A story about a widow who bears the ridicule of the people of her village everyday because her heart still burns with a desire to live.*
“Sudha look at how people stare at you. Aren’t you ashamed? A widow must wear white. A widow must not enjoy so much…”, said my best friend Reema to me when I was enjoying a plate of pani puri ‘in public’.
I am 32, without children and without a husband. That, in itself is a sin in my village. When a woman’s husband dies in Rajasthan, the woman ‘must’ stop enjoying her life and spend her entire life in mourning her husband’s death.
The practices of shaving a widow’s head and making her live in a small house away from the society don’t continue in my village but the mindset of ‘making a widow feel like her husband’s murderer’ continues.
My husband died due to cancer. It was his negligence towards his health and towards my advices that cost him his life. He smoked a pack of cigarettes everyday. No matter what I told him, the cigarette always won. I miss him even today and even though our marriage was arranged, he was my first love. He taught me how to read and brought me lots of books whenever he could. That reading grew me.
When he passed away, people were less concerned about how I was feeling but more concerned about making me wear white, do away with all the pleasures of life and live in some kind of shame. Wasn’t the pain of losing my husband to a dreadful disease at such a young age already too much to take? This sudden interest of the society in my life choked the remaining life out of me.
They wanted me to look like a corpse, behave like a murderer repenting a sin and live like I was already dead. Why? Why was a widow made to feel like she was responsible for her husband’s death and because her husband was no more she had no right to enjoy?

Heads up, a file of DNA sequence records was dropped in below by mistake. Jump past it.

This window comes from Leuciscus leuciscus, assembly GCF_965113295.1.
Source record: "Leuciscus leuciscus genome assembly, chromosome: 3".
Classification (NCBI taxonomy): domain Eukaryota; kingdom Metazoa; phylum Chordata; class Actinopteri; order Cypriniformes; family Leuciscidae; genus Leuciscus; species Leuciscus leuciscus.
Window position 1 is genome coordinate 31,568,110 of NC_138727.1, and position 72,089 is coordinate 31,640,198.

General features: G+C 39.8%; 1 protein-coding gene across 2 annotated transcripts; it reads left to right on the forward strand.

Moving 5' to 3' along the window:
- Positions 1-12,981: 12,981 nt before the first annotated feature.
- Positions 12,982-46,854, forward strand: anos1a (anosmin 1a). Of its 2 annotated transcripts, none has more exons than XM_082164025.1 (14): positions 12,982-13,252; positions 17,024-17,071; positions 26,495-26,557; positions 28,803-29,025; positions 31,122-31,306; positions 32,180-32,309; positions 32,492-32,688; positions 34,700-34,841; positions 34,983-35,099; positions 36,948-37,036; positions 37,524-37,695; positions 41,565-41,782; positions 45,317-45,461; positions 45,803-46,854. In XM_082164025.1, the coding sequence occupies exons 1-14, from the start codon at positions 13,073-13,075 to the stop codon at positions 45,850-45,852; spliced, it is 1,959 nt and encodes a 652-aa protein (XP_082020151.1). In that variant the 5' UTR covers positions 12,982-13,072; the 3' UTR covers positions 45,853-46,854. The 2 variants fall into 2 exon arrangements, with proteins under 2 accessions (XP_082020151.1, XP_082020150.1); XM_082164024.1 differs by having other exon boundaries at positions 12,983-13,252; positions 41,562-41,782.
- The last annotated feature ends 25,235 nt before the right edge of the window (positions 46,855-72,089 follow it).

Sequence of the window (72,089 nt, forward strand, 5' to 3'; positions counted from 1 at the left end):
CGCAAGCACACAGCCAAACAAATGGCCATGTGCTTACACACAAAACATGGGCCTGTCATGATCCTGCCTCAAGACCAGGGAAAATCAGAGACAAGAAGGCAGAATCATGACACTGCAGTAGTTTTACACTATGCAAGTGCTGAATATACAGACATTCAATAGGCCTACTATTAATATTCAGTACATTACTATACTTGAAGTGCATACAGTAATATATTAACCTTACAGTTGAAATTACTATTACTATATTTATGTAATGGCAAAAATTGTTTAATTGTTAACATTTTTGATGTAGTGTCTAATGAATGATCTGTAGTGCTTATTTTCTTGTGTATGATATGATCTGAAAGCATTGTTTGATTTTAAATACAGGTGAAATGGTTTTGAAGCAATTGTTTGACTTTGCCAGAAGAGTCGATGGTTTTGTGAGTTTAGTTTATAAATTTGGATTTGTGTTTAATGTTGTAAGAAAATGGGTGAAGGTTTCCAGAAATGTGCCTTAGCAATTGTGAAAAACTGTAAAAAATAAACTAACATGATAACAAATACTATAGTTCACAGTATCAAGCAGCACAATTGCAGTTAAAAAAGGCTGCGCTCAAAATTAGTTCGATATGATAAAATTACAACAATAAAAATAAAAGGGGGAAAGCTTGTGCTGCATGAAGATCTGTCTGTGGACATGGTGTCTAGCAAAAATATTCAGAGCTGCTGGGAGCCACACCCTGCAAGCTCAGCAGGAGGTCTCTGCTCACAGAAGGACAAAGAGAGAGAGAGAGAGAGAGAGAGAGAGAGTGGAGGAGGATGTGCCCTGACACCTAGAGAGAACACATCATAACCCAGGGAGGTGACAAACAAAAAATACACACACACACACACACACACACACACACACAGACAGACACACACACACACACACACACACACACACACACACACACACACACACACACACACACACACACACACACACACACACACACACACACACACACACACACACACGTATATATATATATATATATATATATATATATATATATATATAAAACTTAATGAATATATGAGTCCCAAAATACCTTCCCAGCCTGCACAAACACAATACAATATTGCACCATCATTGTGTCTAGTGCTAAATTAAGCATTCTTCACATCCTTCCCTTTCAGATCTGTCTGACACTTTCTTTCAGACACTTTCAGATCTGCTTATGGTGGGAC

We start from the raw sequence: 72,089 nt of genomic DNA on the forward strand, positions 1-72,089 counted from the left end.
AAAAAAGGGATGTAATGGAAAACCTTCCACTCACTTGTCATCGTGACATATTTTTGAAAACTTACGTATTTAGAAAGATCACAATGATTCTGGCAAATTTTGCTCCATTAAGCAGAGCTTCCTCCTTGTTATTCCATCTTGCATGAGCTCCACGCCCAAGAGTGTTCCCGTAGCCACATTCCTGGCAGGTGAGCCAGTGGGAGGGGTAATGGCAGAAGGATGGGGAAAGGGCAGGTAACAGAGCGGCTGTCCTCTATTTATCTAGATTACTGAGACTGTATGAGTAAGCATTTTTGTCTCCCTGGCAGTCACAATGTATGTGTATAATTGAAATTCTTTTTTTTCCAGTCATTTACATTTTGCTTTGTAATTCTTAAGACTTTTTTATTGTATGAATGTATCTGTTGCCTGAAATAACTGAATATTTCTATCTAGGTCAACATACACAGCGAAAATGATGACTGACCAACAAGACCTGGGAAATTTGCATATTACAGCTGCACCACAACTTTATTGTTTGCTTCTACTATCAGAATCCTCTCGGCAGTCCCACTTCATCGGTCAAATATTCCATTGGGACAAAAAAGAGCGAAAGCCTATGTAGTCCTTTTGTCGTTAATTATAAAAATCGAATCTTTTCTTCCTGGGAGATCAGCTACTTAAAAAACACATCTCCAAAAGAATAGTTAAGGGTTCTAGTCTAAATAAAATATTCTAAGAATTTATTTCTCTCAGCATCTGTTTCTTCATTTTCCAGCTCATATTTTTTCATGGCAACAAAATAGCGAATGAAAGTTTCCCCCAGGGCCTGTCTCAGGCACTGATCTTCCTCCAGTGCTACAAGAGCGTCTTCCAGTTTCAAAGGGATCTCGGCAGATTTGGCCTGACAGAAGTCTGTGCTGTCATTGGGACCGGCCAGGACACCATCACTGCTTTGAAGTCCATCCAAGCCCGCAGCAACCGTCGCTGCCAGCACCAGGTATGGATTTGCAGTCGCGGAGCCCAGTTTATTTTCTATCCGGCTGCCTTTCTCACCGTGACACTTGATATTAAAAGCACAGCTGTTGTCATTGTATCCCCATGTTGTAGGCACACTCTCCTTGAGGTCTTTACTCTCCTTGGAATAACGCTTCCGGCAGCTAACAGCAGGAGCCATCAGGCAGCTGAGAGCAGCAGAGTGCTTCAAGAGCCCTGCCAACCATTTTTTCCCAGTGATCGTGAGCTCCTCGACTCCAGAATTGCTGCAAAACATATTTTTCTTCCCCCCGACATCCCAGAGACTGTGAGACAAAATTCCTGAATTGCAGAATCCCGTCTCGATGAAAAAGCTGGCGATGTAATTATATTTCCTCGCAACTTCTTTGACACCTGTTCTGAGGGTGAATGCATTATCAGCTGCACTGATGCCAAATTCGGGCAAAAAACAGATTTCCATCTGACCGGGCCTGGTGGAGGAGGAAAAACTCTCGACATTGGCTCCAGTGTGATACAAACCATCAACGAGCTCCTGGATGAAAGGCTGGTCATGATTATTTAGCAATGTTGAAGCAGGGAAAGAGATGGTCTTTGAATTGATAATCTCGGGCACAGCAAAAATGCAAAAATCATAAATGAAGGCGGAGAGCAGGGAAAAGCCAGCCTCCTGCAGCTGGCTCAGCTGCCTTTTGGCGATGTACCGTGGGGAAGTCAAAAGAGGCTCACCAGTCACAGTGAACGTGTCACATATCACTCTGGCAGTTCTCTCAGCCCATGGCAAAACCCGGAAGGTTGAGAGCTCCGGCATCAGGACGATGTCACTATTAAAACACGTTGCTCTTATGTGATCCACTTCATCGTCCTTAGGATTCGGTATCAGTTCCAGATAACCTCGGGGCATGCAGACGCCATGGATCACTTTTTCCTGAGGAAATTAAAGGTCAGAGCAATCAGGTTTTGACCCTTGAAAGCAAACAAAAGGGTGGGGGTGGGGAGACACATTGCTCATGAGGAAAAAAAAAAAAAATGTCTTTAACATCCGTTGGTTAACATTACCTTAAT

I was fortunate that my husband and left the house to me and I had enough savings to sustain myself. I didn’t have to beg like hundreds of other widows who were thrown out of their houses.
At first, I succumbed to the pressure and began dressing in white. I was too weak to protest. I was not invited to weddings or any functions. I was a social outcast just because I was a widow. My husbands memories were haunting me and all this was too much to take.
But then a few months later I retaliated. I couldn’t take it anymore. On one dull sunny morning, I went out wearing a bright red saree and walked through the streets of the village indulging in jalebis and chaat. I don’t know from where did I get so much strength. But I did that – jumped just like a supressed spring.
Nobody took my action seriously because they thought I had lost my mind and only a mad person would behave like this. So one day, to prove that I was completely sane, I sat down with a group of women and told them about my ‘liberal’ thoughts. Two of the older ones immediately got up and walked away. The others looked at me with blank faces. One or two of them understood me but didn’t say a word.
My family broke their ties with me because I refused to live in mourning. My friends, except one, stopped talking to me. That one friend who did talk to me was Sudha but she did that only when she wasn’t in public. A few months passed like this, with me alone in the village spending time re-reading the books I had read twice already. I didn’t know that this was just the beginning of my troubles – I realised that when ten days later something happened…that made me shiver in fear…
To be continued…
*This is a work of fiction, loosely based on multiple true stories.